An Investigation into Teenage Pregnancies within Wales and a Comparison with the Netherlands.

    3 star(s)

    Most teenage mothers are seen as ?bad parents?, and are sometimes looked down at in society, even though it is not a new thing, as teenage pregnancy has been at a high for more than a decade. In 2010, the Welsh Government released that the rate of conception for teenager?s age 15 ? 17 years was 40.1 per 1000 girls. The rate for girls under 16 years was 7.3 per 1000 girls. Young teenagers within Wales sometimes use pregnancy as an access into benefits and housing.

    • Word count: 1132
  22. Marked by a teacher

    Evaluate different sociological explanations for patterns and trends of health and illness in two different social groups

    3 star(s)

    This graph shows that manual workers die earlier compared to others. The males have a shorter lifespan compared to the females in all categories. Over the last century the health has improved steadily, however the link between the nature of people's jobs and their life expectancy is still there. From 1997 till 1999, life expectancy in England and Wales for males born in the professional category was 7.4 years more than for those born in the unskilled manual categories. This gap was smaller for women - 5.7 years.

    • Word count: 1741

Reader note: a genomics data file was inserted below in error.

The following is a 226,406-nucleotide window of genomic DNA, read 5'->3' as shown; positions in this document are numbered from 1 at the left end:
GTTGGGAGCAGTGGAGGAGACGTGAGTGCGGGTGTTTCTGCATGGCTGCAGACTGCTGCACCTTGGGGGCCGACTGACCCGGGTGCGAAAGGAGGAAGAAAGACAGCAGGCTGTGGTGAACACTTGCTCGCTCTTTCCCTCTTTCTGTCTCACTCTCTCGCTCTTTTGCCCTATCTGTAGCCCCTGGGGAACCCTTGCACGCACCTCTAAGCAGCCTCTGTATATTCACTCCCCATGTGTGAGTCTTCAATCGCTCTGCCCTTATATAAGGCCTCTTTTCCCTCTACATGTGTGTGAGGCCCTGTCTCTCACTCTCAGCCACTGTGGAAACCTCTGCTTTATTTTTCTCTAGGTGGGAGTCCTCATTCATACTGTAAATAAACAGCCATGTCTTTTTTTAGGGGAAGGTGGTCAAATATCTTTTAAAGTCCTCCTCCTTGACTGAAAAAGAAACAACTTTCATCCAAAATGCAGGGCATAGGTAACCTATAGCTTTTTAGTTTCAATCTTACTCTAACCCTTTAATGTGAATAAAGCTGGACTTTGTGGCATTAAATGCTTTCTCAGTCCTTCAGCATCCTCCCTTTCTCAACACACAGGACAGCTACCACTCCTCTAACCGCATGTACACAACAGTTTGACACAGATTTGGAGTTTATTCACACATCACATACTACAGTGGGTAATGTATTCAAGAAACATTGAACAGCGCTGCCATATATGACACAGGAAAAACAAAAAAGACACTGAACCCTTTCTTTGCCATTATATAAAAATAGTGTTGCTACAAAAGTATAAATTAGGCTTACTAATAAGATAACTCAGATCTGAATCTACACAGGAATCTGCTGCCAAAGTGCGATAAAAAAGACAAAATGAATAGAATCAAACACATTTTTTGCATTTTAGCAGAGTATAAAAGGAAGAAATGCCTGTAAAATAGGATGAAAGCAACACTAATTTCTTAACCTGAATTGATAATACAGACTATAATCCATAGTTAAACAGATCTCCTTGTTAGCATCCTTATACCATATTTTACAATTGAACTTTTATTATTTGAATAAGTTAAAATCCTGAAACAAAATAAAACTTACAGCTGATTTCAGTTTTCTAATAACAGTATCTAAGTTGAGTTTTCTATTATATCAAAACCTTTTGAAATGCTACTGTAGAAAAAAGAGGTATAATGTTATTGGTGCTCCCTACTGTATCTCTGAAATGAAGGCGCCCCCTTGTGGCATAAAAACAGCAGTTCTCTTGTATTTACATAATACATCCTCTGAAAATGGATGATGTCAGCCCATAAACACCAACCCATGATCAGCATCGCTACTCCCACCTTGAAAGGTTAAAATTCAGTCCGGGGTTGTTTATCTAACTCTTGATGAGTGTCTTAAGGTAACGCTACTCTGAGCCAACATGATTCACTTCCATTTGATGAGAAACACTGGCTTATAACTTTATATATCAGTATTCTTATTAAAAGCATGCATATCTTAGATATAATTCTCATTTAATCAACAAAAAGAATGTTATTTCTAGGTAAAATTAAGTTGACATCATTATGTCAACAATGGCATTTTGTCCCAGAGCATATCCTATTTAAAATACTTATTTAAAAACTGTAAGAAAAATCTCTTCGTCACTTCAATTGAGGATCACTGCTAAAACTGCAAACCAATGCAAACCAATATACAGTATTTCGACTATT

23. Marked by a teacher

    Explain the types of social care provision and trusts

    3 star(s)

    The national charities are funded by people all around the nation and can be worldwide as well. They can include major providers that support people who are in need of care alongside their families in the UK to improve their lives. However, a local charity is done on a smaller scale and helps care services in the local area, for example a hospice. Private provisional care means the care is provided to the patient directly while they pay at the time of the service. Many private and independent practises are available all around the country that only offers their services on a private base which patients have to pay for.

    • Word count: 781
  24. Marked by a teacher

    Childcare in Education Level 3 Unit 4. Health and Safety. A Routine for a 1 year old.

    3 star(s)

    When a child is having an asthma attack the practitioner should, remove the child from known triggers, if possible, such as perfumes or deodorants. Help the child rest in a sitting position as this helps the child to breathe easier. Keep the child relaxed by staying calm yourself and calming other children present. Administer medications as directed. Call emergency contacts if the child gets worse or does not respond to medication in 15 minutes. The practitioner must stay with the child and observe them closely until help arrives.

    • Word count: 3309
  25. Marked by a teacher

    Supportive Relationships in a care setting.

    3 star(s)

    preferred view > Many professionals in the past believed that they knew what was best for the patient and made their choices for them such as young girls with learning difficulties being sterilized without their permission to stop them from conceiving. > The development of trust between two people is an indication and the forming of an effective relationship. > The clients preferred language should be used whenever possible which may mean that a signer may be needed or an interpreter for those who do not have English as their first language.

    • Word count: 1293